AARRGGG, Enough Salad!!!

#1
I went out yesterday to try some sea run cutthroat fishing in to salt and found my self very frustrated with all of the salad (broken off pieces of kelp) in the water!! I do not have a stripping basket and I realize that that would have helped, but my fly was also getting fouled almost every time I retrieved the fly.

I found myself wading out to about thigh level to get past the majority of the salad, but in doing that, I probably messed up or missed a lot of promising water. How do you guys handle this? Do you just pack it in and wait for a calmer day when there is not so much debris in the water, or is there some other trick or technique that I should know about?

On a positive note, I got to try out my new furled leaders that I have been tinkering with. I was very pleased (with the leader at least) when I noticed a larger than normal plop at the end of my cast, to witness my leader had turned over my heavily fouled chum baby at the end of my leader. The wind was also giving me problems, but the leader was still turning over the fly as long as I did not botch the cast too badly,

Just to make my day complete, for dinner my wife made…….salad!!

Tom G
 

ibn

Moderator
#2
Simms recently came out with a gel you can coat your line with that repels seaweed chemically. It sends out a negativly charged chlorophil that in turns pushes away any vegetative substance, thus keeping your line and fly clean. It was derived from hungarian poppies, hemp, and soybeans.

But seriously, like you mentioned, a stripping basket helps quite a bit. If the salad is mostly in close, cast beyond it, and let your fly sink, strip it in, then clean it off and cast again, this works better with a sinking line, you don't dredge as much crap in with you. Not a lot you can do about it. If you've got room, walk up and down the beach and look for a cleaner area, if the tide is moving it can help to, wind change can also clean things up for you.

When this happens to me, I'll usually go to another beach/location.
 
#3
Tom, I feel your angst. Seaweed fouling was the reason I started to use a basket several years ago, and as ibn notes, that helps a lot.

Salad usually becomes a problem for me around Mukilteo area at the peak of a high tide, then it's time for a coffee break and you can wait it out until the current moves it on, or you move on. On Saturday though, it became a problem for me immediately on the switch to incoming from the morning low tide. It seems to usually flush out within an hour or so, but I agree with you, I don't like spending more time picking goobers off the line than fishing.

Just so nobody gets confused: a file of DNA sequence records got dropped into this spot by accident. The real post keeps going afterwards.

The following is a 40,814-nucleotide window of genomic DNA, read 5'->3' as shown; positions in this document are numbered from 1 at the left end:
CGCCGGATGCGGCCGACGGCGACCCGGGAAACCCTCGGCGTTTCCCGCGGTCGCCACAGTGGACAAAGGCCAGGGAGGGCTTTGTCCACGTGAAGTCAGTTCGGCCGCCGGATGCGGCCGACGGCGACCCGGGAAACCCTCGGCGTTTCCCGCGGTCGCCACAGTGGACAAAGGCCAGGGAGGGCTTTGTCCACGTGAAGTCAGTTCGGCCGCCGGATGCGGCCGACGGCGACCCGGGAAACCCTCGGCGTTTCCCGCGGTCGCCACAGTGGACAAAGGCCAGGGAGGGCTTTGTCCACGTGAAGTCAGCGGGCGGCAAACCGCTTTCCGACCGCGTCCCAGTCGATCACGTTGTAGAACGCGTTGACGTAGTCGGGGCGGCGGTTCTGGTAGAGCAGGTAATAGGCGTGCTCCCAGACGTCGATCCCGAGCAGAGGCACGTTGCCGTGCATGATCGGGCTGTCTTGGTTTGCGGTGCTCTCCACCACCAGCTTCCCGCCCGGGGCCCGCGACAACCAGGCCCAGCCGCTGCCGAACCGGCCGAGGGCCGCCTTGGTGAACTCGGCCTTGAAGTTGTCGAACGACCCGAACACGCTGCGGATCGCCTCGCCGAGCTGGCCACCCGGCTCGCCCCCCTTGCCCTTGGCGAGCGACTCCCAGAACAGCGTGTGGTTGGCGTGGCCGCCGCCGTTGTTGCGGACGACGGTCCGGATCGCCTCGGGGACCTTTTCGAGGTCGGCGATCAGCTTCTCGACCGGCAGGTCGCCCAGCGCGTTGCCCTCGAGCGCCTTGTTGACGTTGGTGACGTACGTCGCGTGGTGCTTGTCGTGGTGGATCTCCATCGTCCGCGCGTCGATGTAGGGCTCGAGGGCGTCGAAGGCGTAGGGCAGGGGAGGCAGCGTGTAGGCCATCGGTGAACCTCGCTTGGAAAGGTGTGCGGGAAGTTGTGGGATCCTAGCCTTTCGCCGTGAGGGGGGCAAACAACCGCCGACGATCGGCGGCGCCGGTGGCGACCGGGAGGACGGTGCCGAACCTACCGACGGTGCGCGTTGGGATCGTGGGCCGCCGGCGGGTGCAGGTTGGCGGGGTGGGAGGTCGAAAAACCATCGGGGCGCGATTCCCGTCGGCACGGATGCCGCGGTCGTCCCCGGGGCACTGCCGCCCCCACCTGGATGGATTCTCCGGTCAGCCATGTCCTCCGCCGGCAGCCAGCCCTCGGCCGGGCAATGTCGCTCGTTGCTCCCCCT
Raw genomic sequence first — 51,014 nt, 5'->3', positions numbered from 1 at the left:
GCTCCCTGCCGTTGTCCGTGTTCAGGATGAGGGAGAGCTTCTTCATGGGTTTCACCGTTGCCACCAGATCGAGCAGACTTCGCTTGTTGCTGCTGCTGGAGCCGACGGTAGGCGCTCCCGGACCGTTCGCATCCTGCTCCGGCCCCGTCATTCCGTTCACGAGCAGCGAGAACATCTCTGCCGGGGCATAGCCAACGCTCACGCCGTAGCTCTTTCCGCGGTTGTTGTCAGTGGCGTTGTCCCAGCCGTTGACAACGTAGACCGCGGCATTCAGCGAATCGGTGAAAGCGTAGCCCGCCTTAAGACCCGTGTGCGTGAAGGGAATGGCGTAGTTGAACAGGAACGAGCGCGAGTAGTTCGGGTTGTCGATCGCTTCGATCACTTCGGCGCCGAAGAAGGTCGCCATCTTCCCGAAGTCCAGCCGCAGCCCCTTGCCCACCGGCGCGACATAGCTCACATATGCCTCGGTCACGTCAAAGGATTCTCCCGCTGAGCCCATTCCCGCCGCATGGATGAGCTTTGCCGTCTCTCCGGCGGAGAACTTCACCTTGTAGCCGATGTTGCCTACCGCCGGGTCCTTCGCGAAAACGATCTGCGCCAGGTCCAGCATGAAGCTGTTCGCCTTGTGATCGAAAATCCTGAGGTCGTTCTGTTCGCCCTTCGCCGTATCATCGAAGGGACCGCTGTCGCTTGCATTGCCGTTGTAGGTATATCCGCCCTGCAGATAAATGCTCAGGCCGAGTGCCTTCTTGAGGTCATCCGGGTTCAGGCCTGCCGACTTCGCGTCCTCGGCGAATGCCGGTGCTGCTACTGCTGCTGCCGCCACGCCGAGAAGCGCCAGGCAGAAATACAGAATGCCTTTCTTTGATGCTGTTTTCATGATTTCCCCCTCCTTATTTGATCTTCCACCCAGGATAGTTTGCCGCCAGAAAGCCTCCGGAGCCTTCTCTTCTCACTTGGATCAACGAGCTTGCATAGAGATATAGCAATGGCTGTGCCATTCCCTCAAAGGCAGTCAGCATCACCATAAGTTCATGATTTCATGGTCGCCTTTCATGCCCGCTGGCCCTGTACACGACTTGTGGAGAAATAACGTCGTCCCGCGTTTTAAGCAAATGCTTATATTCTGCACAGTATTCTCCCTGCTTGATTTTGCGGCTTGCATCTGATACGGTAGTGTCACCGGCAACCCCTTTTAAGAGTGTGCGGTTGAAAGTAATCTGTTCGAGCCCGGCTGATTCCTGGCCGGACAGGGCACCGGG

I think it was Bob Triggs that mentioned throwing a dry fly into open spots in the salad, and letting the fly stay there with occasional twitches; sounded like a workable solution when you know fish are in the area. I figure that if the seaweed is trapped in a seam, maybe a lot of food is mixed in there too for SeaRuns to graze on.

Or you can try the amazing new ibn gel coat. :) I liked that: "negativly charged chlorophil".
 
#4
Stripping basket is part of the answer. The other part is to either fish a bend back baitfish pattern or add a weed gaurd to your fly to help not pick up so much junk on your fly. Also make sure to have as few knot connections as possible because each one can pick stuff up, like they are tiny hooks.

If the floating weeds are far enough from the beach they often will hold Cutthrout, small Salmon or bait fish that even bigger fish will key on, under them, so do not be afraid to fish around and under them. I may have to try myself the dry fly action in small little openings. Seems like it would work as well.
 
#5
Sometimes I get too focused on my predetermined game plan. I was thinking that the chum fry are in the sound, so I should be fishing a baitfish pattern, casting and stripping it back.

Like you guys pointed out, I guess I should have tried different tactics, like let it sit and twitch it occasionally, try a krill pattern or dry fly.

Thanks for the pointers, I may learn something yet!!

Tom G
 

Bob Triggs

Stop Killing Wild Steelhead!
#6
I switch to dry flies in the salad hatch season. A stripping basket is pretty much mandatory too. Short casts and brief drifts in the little open spaces on the water sometimes bring up some nifty trout. My favorite for this is a Royal Wulff in size 12-14. A lot of fish feed beneath that stuff. Play through man! Play through!
 

Dizane

Coast to Coast
#7
A little seaweed can be good! Just because you're fly comes back with weeds on it doesn't mean your whole presentation was weeded up. Fish the pockets and edges, the fish are there. Now if it gets so thick that everywhere you cast there's bits of seaweed splashing into the air when your fly lands then you gotta move or just wait it out. Learn your beaches and you'll get a pretty good idea of when it may be weedy/weedless.
 
#8
Fishing an outgoing tide will almost always insure a salad-free (or at least greatly reduced salad) outing. I have a number of north sound beaches that I fish pretty much exclusively on the ebb during this time of year for just this reason (and they fish well then too).
 
#10
Thanks guys,

Bob, I really like the “play through man” comment. Like I said earlier, I need to become more flexible when I am out fishing. I seem to get a certain game plan in my head and then develop tunnel vision. Thanks for reiterating that for me.

I am getting better, as I often think about why I did not try (fill in the blank) after I get home. Now I just have to start that kind of thinking while I am on the water.

Tom G